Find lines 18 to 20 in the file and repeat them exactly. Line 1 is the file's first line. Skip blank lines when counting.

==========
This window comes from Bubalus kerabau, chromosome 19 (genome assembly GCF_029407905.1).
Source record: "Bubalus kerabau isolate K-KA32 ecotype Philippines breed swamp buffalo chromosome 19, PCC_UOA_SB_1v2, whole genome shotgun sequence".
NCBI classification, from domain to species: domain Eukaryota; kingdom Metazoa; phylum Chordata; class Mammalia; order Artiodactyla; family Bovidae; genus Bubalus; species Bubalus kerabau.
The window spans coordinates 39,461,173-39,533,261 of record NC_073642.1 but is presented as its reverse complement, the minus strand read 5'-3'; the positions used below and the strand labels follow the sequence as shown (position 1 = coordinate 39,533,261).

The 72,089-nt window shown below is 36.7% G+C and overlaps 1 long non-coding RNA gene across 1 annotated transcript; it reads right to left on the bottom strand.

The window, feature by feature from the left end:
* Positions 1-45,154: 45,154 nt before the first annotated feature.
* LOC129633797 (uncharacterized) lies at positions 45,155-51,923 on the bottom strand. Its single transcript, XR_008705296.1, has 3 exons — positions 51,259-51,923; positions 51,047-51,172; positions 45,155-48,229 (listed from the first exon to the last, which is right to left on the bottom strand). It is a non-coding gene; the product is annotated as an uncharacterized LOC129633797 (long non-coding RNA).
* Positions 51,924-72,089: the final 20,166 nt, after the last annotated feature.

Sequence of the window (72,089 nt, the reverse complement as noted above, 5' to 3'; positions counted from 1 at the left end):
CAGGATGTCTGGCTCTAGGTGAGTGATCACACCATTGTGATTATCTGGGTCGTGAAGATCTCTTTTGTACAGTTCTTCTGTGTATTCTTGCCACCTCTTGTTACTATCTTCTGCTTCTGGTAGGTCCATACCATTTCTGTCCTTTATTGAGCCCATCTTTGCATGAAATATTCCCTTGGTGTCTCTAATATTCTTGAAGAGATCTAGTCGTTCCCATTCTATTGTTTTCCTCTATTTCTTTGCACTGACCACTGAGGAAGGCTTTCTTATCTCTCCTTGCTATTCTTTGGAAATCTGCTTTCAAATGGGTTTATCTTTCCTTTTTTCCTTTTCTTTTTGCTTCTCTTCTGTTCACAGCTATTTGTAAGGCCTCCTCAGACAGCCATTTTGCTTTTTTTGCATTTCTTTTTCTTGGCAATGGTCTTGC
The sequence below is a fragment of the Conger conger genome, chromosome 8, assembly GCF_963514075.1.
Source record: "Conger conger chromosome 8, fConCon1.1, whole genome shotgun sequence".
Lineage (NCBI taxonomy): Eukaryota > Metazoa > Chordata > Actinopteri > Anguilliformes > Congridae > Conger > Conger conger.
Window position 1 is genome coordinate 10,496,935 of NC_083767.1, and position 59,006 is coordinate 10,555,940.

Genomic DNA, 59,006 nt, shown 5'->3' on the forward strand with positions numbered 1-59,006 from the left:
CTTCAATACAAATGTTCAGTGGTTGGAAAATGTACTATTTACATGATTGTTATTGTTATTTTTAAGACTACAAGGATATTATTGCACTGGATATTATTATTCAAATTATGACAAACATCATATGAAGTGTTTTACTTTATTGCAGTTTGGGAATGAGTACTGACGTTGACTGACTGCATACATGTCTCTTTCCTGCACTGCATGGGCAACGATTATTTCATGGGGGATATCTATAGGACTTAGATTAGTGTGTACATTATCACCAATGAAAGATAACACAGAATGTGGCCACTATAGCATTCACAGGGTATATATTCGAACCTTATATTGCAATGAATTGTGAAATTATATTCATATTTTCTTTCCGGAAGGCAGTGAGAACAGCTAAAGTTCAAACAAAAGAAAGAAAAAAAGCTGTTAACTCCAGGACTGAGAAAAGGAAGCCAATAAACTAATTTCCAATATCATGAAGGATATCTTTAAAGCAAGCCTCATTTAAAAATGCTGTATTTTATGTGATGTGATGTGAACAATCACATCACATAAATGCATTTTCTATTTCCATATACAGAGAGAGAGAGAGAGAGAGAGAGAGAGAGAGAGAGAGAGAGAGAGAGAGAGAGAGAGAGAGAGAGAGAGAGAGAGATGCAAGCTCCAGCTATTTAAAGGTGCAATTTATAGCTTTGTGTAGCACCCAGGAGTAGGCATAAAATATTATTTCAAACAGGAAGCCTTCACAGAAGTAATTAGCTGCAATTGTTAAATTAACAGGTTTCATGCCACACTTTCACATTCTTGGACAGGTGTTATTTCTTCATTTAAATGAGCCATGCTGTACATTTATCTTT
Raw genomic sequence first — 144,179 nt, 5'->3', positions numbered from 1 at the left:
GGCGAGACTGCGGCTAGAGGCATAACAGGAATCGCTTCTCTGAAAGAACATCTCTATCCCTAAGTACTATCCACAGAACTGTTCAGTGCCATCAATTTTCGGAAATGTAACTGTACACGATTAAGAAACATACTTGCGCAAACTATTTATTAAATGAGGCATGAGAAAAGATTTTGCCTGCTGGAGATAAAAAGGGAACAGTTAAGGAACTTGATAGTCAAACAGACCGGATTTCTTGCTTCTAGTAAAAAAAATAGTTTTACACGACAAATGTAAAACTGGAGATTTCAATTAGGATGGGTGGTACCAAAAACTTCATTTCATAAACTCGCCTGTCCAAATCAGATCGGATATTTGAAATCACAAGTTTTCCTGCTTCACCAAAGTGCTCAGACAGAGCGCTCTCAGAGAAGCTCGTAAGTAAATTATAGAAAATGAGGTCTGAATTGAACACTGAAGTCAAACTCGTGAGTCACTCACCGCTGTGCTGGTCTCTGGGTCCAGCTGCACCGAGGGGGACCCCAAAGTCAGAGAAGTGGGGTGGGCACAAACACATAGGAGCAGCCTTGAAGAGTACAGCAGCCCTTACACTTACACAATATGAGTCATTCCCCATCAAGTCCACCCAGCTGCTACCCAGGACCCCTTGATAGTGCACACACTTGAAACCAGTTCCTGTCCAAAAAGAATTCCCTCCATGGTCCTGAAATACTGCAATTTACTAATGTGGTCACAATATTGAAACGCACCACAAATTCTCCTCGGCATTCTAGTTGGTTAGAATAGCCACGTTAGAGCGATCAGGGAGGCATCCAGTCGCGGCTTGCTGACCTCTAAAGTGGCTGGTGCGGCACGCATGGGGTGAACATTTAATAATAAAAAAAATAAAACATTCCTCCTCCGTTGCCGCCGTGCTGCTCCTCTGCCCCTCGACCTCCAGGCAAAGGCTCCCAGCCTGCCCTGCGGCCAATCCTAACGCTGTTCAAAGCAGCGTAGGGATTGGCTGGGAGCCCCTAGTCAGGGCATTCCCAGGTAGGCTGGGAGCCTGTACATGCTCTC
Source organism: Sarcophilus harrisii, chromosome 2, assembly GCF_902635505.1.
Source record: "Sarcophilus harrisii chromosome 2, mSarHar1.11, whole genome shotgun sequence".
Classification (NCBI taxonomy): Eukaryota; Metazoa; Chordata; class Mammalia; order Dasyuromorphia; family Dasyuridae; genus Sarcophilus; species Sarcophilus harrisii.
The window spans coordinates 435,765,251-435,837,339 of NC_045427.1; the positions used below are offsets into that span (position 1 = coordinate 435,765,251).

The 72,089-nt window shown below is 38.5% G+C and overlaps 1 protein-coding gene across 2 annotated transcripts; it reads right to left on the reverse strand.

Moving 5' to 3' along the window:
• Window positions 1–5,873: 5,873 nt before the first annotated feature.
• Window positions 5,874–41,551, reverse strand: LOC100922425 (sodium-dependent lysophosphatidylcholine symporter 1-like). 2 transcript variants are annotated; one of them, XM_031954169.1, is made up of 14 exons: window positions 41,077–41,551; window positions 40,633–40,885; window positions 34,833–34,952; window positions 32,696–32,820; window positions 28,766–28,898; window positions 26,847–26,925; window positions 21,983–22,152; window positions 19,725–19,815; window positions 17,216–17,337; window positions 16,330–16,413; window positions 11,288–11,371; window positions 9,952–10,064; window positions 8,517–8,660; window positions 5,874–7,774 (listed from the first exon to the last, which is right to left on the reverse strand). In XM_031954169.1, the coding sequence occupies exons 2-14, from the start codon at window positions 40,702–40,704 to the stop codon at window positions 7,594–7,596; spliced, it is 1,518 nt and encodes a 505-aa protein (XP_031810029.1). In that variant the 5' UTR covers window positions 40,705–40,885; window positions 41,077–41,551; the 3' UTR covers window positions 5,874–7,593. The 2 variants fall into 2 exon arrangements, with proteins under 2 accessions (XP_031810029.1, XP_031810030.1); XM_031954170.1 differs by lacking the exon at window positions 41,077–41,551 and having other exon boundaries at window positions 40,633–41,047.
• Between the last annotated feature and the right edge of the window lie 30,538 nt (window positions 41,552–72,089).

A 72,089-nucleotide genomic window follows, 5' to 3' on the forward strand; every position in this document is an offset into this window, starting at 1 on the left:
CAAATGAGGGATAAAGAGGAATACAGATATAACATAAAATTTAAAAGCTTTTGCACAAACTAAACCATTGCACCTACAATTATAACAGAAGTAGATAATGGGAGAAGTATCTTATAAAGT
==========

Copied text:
Raw genomic sequence first — 144,179 nt, 5'->3', positions numbered from 1 at the left:
GGCGAGACTGCGGCTAGAGGCATAACAGGAATCGCTTCTCTGAAAGAACATCTCTATCCCTAAGTACTATCCACAGAACTGTTCAGTGCCATCAATTTTCGGAAATGTAACTGTACACGATTAAGAAACATACTTGCGCAAACTATTTATTAAATGAGGCATGAGAAAAGATTTTGCCTGCTGGAGATAAAAAGGGAACAGTTAAGGAACTTGATAGTCAAACAGACCGGATTTCTTGCTTCTAGTAAAAAAAATAGTTTTACACGACAAATGTAAAACTGGAGATTTCAATTAGGATGGGTGGTACCAAAAACTTCATTTCATAAACTCGCCTGTCCAAATCAGATCGGATATTTGAAATCACAAGTTTTCCTGCTTCACCAAAGTGCTCAGACAGAGCGCTCTCAGAGAAGCTCGTAAGTAAATTATAGAAAATGAGGTCTGAATTGAACACTGAAGTCAAACTCGTGAGTCACTCACCGCTGTGCTGGTCTCTGGGTCCAGCTGCACCGAGGGGGACCCCAAAGTCAGAGAAGTGGGGTGGGCACAAACACATAGGAGCAGCCTTGAAGAGTACAGCAGCCCTTACACTTACACAATATGAGTCATTCCCCATCAAGTCCACCCAGCTGCTACCCAGGACCCCTTGATAGTGCACACACTTGAAACCAGTTCCTGTCCAAAAAGAATTCCCTCCATGGTCCTGAAATACTGCAATTTACTAATGTGGTCACAATATTGAAACGCACCACAAATTCTCCTCGGCATTCTAGTTGGTTAGAATAGCCACGTTAGAGCGATCAGGGAGGCATCCAGTCGCGGCTTGCTGACCTCTAAAGTGGCTGGTGCGGCACGCATGGGGTGAACATTTAATAATAAAAAAAATAAAACATTCCTCCTCCGTTGCCGCCGTGCTGCTCCTCTGCCCCTCGACCTCCAGGCAAAGGCTCCCAGCCTGCCCTGCGGCCAATCCTAACGCTGTTCAAAGCAGCGTAGGGATTGGCTGGGAGCCCCTAGTCAGGGCATTCCCAGGTAGGCTGGGAGCCTGTACATGCTCTC
Source organism: Sarcophilus harrisii, chromosome 2, assembly GCF_902635505.1.